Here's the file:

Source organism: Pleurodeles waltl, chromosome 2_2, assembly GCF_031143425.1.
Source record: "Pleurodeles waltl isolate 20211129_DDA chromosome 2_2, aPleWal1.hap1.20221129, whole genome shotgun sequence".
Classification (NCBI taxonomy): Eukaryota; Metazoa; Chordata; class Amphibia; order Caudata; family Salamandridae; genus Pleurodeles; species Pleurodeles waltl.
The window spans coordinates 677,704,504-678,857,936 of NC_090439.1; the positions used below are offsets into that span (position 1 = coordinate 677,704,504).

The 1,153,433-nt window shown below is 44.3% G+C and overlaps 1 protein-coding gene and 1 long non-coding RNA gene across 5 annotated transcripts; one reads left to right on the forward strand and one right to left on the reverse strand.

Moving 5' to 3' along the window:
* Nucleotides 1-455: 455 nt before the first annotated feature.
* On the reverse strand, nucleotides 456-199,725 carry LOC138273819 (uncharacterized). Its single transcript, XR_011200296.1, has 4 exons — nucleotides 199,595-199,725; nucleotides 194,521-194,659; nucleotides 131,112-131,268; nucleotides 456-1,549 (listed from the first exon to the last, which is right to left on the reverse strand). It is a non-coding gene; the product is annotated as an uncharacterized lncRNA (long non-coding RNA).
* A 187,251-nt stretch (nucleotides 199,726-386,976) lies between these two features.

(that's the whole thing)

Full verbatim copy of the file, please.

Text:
Source organism: Pleurodeles waltl, chromosome 2_2, assembly GCF_031143425.1.
Source record: "Pleurodeles waltl isolate 20211129_DDA chromosome 2_2, aPleWal1.hap1.20221129, whole genome shotgun sequence".
Classification (NCBI taxonomy): Eukaryota; Metazoa; Chordata; class Amphibia; order Caudata; family Salamandridae; genus Pleurodeles; species Pleurodeles waltl.
The window spans coordinates 677,704,504-678,857,936 of NC_090439.1; the positions used below are offsets into that span (position 1 = coordinate 677,704,504).

The 1,153,433-nt window shown below is 44.3% G+C and overlaps 1 protein-coding gene and 1 long non-coding RNA gene across 5 annotated transcripts; one reads left to right on the forward strand and one right to left on the reverse strand.

Moving 5' to 3' along the window:
* Nucleotides 1-455: 455 nt before the first annotated feature.
* On the reverse strand, nucleotides 456-199,725 carry LOC138273819 (uncharacterized). Its single transcript, XR_011200296.1, has 4 exons — nucleotides 199,595-199,725; nucleotides 194,521-194,659; nucleotides 131,112-131,268; nucleotides 456-1,549 (listed from the first exon to the last, which is right to left on the reverse strand). It is a non-coding gene; the product is annotated as an uncharacterized lncRNA (long non-coding RNA).
* A 187,251-nt stretch (nucleotides 199,726-386,976) lies between these two features.